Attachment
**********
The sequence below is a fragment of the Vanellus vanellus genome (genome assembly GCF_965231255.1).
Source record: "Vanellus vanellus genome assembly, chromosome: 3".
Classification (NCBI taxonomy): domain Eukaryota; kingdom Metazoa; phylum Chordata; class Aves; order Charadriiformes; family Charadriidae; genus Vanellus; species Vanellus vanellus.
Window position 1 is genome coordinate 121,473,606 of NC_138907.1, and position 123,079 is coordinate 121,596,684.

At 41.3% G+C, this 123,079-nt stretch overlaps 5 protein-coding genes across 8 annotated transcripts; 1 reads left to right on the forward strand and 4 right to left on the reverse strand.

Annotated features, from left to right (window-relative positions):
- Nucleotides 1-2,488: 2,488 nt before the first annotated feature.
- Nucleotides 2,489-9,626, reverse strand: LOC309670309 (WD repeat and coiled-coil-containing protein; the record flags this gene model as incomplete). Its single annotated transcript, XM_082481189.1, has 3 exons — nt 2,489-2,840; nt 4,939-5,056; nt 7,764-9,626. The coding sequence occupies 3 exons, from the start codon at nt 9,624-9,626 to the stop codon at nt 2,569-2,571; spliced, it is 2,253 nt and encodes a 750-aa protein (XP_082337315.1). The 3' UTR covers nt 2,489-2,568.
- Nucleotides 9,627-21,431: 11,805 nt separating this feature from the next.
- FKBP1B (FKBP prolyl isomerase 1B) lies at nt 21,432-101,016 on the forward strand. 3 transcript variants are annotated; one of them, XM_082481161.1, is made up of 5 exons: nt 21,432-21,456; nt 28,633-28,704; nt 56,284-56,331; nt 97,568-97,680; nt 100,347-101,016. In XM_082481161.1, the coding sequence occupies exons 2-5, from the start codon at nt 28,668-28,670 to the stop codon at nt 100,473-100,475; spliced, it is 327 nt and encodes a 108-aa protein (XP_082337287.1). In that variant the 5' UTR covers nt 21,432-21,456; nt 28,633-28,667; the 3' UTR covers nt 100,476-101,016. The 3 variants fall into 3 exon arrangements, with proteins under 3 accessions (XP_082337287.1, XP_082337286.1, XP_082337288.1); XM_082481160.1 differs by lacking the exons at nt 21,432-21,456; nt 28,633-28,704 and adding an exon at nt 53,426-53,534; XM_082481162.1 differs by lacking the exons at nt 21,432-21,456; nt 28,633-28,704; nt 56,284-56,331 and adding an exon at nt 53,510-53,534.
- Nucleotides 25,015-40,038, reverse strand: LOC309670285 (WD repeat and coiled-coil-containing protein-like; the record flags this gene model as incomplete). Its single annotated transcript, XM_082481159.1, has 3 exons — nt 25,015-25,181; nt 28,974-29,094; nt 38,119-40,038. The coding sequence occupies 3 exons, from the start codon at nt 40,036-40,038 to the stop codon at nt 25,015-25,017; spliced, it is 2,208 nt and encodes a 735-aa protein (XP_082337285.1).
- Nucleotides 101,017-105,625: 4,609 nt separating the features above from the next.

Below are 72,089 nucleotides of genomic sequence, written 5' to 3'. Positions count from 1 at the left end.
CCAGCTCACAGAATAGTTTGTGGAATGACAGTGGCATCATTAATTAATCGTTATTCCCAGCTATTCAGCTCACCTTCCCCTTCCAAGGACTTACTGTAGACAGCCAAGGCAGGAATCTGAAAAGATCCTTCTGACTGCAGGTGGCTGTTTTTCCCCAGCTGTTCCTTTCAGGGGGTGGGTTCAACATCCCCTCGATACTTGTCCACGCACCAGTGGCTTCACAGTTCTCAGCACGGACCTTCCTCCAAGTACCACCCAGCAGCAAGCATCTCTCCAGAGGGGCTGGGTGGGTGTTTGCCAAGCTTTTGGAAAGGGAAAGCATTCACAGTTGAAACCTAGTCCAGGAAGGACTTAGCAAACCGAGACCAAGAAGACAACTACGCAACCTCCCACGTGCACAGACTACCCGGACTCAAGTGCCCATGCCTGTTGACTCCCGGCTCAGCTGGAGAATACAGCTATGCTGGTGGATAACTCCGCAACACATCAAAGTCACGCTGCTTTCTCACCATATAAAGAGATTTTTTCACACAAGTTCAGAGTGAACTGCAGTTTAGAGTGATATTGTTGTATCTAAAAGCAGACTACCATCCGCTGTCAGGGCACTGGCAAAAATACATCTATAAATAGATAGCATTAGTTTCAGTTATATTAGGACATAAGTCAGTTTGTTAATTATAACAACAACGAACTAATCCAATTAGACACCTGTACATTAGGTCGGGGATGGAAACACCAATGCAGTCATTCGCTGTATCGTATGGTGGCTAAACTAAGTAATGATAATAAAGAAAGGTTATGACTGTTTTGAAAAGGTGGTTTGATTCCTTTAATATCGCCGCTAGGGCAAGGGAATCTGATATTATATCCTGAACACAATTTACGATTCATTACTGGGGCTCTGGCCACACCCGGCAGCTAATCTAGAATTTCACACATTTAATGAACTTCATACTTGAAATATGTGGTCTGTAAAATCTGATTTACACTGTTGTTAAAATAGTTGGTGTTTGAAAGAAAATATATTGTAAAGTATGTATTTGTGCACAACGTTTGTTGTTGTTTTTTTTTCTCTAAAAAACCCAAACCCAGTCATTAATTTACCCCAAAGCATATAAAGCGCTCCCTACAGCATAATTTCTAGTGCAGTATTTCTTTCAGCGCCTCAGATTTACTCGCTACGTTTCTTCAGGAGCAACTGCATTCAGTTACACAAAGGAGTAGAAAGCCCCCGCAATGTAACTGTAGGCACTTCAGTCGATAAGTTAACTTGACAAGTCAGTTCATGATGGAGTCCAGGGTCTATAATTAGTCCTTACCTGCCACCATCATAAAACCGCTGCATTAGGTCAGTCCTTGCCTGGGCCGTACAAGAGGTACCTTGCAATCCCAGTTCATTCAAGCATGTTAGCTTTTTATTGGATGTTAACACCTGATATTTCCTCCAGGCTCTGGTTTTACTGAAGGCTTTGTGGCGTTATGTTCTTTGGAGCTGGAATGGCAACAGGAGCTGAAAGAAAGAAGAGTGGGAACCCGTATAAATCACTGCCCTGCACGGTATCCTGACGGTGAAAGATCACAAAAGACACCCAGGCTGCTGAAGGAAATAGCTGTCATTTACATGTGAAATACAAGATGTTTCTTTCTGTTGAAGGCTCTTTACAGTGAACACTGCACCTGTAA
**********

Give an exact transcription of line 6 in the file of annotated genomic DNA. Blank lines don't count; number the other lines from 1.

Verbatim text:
Annotated features, from left to right (window-relative positions):